Ahoy there me mateys! So this book and me have a checkered past. All me crew was aghast that I had never read this book. Seems like every cutthroat, scalawag, and tongue-wagger on the seven seas thought the Gentlemen Bastards were fine fellows to fancy. Me first mate even suggested this one and was confused by me strong negative reaction. It was only good reflexes that caused me cutlass to miss his tiny black heart. I tried multiple times to read this and threw me ‘ands up in disgust at the unnecessary hubbub. I may even have originally rated this 2 stars on Goodreads despite having abandoned ship. So what caused the winds to shift in me reckoning? Michael Page the answer be.
Who is Michael Page? Apparently one of the best audio book narrators that ever lived! Fie to any of me crew who doesn’t recognize his brilliance. I found the audio book by chance in a local library and it happened to be the only thing available to me at the time. Mehaps that be due to its 21 hour and 59 minute length? Well all I had was time so I decided that it was better to listen to this book than the drunken warblin’ of the crew singing off key. And then I slowly learned what all the fuss be about thanks to Michael Page’s magnificent voice at 2x the speed.
First of all, the world-building is exquisite. The city of Camorr reminds me of an even dirtier, more vicious Venenzia. My how I love that port. Camorr has a late medieval kinda feel with 13 gods and their respective priesthoods, a bondmage’s guild, an underground crime organization, a Duke, and other respective city-states. Add in lots of ships (Arrr!), islands, treacherous bridges, drafty hovels, mud, stench, and canals. Overall Camorr is a dank, dark, miserable city.
Ah, but what fun can be had. Revenge, cons, close calls, giant man-eating sharks, magic, fights to the death, and above all trickery. And goodness, but can the Gentlemen Bastards play the game. Because this gang doesn’t have yer ordinary layabout petty thieves. Oh no. These men are educated, crafty, tenacious, and always after the big prizes.
While the world-building got me interested, the characters and the con kept me listening. Locke Lamora may think he is more intelligent than everyone but his smart mouth and smarter plots made me root for him. Then add in the rest of the gang – the fighter, Jean Tannen; the jack-of-all-trades, twins Calo and Galdo Sanza; and Bug, their young apprentice. The side characters like the shark fighting sisters, the merchant Don Lorenzo Salvara and his wife, the priest Father Chains are also well drawn and wonderful. Part of the story is also told in flashbacks which add to the flavour and give further history of the city and background to how characters’ lives evolved.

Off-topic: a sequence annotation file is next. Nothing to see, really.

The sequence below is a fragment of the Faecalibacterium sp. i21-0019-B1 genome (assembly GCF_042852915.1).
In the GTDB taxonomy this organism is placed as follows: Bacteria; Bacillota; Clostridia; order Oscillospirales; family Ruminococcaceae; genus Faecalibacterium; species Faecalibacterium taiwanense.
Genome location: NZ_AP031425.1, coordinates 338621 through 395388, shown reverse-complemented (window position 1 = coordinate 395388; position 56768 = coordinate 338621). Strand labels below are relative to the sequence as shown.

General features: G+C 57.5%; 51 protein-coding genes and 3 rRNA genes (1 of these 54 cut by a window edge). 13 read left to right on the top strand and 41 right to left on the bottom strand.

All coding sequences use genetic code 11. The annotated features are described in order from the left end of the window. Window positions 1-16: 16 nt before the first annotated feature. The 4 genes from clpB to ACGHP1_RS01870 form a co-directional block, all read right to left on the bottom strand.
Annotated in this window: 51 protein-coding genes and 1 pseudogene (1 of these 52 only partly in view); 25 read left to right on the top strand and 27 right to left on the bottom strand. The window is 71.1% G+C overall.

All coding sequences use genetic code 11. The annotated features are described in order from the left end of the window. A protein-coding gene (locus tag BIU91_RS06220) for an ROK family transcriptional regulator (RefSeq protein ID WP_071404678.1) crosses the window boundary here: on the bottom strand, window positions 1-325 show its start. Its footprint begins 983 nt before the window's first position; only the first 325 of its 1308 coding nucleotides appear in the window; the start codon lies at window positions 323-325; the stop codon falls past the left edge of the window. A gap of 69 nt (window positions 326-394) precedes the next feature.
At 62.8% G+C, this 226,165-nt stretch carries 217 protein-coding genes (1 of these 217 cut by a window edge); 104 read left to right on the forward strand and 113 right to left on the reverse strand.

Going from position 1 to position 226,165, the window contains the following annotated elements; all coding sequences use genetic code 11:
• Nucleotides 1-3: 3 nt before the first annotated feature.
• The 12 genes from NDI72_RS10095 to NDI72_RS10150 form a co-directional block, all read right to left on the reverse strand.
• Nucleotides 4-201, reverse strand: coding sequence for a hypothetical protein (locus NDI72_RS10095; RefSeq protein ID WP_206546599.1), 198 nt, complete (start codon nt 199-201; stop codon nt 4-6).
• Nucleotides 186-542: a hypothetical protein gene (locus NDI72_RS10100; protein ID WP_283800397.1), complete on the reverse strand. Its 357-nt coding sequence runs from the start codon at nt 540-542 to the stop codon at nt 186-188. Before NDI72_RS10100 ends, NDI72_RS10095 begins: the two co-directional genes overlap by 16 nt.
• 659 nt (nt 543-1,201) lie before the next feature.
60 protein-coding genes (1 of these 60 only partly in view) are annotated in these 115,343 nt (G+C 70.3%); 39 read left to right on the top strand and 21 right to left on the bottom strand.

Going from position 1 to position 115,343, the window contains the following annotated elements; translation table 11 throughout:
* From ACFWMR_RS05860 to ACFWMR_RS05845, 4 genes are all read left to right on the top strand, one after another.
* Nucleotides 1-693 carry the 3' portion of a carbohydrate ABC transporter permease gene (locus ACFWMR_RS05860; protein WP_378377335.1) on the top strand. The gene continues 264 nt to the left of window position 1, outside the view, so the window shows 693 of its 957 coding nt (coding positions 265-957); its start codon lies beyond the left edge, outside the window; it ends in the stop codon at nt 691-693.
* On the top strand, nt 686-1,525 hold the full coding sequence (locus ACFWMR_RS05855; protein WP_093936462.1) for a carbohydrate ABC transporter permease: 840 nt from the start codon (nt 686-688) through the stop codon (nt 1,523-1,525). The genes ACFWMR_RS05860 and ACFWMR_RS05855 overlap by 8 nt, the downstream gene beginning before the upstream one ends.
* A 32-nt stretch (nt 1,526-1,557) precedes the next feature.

And the glorious ending. I was very satisfied with this book and will be readin’ the next. The minor quibble is the slow intro that initially led me to abandon ship and that there are sections that seem to drag with either mundane details or not much action. But thanks be to the glorious Michael Page for making me realize the true craft of the novel. And much thanks to Scott Lynch for writing it.
If ye be one of the two crew members who haven’t read this book for somesuch boneheaded reason then pick this one up. Because as me matey, Mogsy @ thebibliosanctum says:
The Lies of Locke Lamora is like Oliver Twist meets Oceans 11 meets The Godfather — or at least that’s how it starts off. Once the setting and the world and the characters establish themselves, however, that’s when story begins to takes on a personality of its own.
Indeed, looking back now, it does feel to me like there was a stark difference between the first few chapters and the last half of the novel. The beginning reads like a dark drama, chronicling the life of an orphan who likes to steal, in a writing style that’s almost poetic. I loved this part.
On the other hand, the rest of the novel — with its gang wars and theme of vengeance — reads more like an action-adventure thriller, complete with the appropriate levels of blood, violence and profanity…and guess what? I loved that part too.
Goodreads has this to say about the novel:
An orphan’s life is harsh—and often short—in the mysterious island city of Camorr. But young Locke Lamora dodges death and slavery, becoming a thief under the tutelage of a gifted con artist. As leader of the band of light-fingered brothers known as the Gentleman Bastards, Locke is soon infamous, fooling even the underworld’s most feared ruler. But in the shadows lurks someone still more ambitious and deadly. Faced with a bloody coup that threatens to destroy everyone and everything that holds meaning in his mercenary life, Locke vows to beat the enemy at his own brutal game—or die trying.
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